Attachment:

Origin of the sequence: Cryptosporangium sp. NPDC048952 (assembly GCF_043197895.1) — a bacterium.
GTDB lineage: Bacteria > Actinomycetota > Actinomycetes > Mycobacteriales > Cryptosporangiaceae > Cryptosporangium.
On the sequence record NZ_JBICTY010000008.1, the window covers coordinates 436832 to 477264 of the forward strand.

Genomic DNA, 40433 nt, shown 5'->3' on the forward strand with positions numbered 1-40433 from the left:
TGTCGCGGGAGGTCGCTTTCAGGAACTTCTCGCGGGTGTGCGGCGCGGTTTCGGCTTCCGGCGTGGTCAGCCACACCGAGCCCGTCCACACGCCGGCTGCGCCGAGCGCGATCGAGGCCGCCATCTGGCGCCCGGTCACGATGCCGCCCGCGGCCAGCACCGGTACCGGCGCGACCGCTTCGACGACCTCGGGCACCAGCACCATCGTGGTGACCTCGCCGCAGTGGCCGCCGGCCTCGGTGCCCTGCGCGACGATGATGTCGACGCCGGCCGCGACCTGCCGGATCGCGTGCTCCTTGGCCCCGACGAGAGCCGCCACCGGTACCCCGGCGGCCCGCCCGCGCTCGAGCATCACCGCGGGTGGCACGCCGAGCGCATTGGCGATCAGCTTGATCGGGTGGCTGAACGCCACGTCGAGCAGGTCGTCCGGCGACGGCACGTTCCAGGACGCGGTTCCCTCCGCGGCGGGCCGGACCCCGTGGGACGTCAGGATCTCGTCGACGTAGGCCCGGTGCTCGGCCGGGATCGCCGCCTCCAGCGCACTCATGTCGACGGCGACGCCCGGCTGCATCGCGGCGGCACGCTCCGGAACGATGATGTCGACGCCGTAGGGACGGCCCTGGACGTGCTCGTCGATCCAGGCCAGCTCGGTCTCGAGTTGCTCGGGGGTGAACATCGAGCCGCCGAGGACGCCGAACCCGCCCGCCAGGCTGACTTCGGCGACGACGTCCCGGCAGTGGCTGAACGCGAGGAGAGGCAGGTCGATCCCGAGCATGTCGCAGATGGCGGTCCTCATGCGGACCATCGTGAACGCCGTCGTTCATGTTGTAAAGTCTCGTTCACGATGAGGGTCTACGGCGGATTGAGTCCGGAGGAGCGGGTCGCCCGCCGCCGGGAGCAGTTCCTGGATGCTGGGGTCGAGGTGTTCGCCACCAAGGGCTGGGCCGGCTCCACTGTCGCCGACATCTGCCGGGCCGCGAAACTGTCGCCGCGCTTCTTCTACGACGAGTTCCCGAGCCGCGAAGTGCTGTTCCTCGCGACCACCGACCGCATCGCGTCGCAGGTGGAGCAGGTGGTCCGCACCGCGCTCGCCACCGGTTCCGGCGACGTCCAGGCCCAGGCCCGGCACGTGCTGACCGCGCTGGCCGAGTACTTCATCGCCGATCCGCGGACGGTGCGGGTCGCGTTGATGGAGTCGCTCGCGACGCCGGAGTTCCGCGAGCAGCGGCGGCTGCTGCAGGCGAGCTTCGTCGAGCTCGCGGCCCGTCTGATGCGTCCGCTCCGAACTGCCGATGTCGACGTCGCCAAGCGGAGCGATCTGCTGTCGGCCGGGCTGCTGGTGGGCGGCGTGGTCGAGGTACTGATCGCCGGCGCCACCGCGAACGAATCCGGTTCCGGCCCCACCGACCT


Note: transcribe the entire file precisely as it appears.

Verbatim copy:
Origin of the sequence: Cryptosporangium sp. NPDC048952 (assembly GCF_043197895.1) — a bacterium.
GTDB lineage: Bacteria > Actinomycetota > Actinomycetes > Mycobacteriales > Cryptosporangiaceae > Cryptosporangium.
On the sequence record NZ_JBICTY010000008.1, the window covers coordinates 436832 to 477264 of the forward strand.

Genomic DNA, 40433 nt, shown 5'->3' on the forward strand with positions numbered 1-40433 from the left:
TGTCGCGGGAGGTCGCTTTCAGGAACTTCTCGCGGGTGTGCGGCGCGGTTTCGGCTTCCGGCGTGGTCAGCCACACCGAGCCCGTCCACACGCCGGCTGCGCCGAGCGCGATCGAGGCCGCCATCTGGCGCCCGGTCACGATGCCGCCCGCGGCCAGCACCGGTACCGGCGCGACCGCTTCGACGACCTCGGGCACCAGCACCATCGTGGTGACCTCGCCGCAGTGGCCGCCGGCCTCGGTGCCCTGCGCGACGATGATGTCGACGCCGGCCGCGACCTGCCGGATCGCGTGCTCCTTGGCCCCGACGAGAGCCGCCACCGGTACCCCGGCGGCCCGCCCGCGCTCGAGCATCACCGCGGGTGGCACGCCGAGCGCATTGGCGATCAGCTTGATCGGGTGGCTGAACGCCACGTCGAGCAGGTCGTCCGGCGACGGCACGTTCCAGGACGCGGTTCCCTCCGCGGCGGGCCGGACCCCGTGGGACGTCAGGATCTCGTCGACGTAGGCCCGGTGCTCGGCCGGGATCGCCGCCTCCAGCGCACTCATGTCGACGGCGACGCCCGGCTGCATCGCGGCGGCACGCTCCGGAACGATGATGTCGACGCCGTAGGGACGGCCCTGGACGTGCTCGTCGATCCAGGCCAGCTCGGTCTCGAGTTGCTCGGGGGTGAACATCGAGCCGCCGAGGACGCCGAACCCGCCCGCCAGGCTGACTTCGGCGACGACGTCCCGGCAGTGGCTGAACGCGAGGAGAGGCAGGTCGATCCCGAGCATGTCGCAGATGGCGGTCCTCATGCGGACCATCGTGAACGCCGTCGTTCATGTTGTAAAGTCTCGTTCACGATGAGGGTCTACGGCGGATTGAGTCCGGAGGAGCGGGTCGCCCGCCGCCGGGAGCAGTTCCTGGATGCTGGGGTCGAGGTGTTCGCCACCAAGGGCTGGGCCGGCTCCACTGTCGCCGACATCTGCCGGGCCGCGAAACTGTCGCCGCGCTTCTTCTACGACGAGTTCCCGAGCCGCGAAGTGCTGTTCCTCGCGACCACCGACCGCATCGCGTCGCAGGTGGAGCAGGTGGTCCGCACCGCGCTCGCCACCGGTTCCGGCGACGTCCAGGCCCAGGCCCGGCACGTGCTGACCGCGCTGGCCGAGTACTTCATCGCCGATCCGCGGACGGTGCGGGTCGCGTTGATGGAGTCGCTCGCGACGCCGGAGTTCCGCGAGCAGCGGCGGCTGCTGCAGGCGAGCTTCGTCGAGCTCGCGGCCCGTCTGATGCGTCCGCTCCGAACTGCCGATGTCGACGTCGCCAAGCGGAGCGATCTGCTGTCGGCCGGGCTGCTGGTGGGCGGCGTGGTCGAGGTACTGATCGCCGGCGCCACCGCGAACGAATCCGGTTCCGGCCCCACCGACCT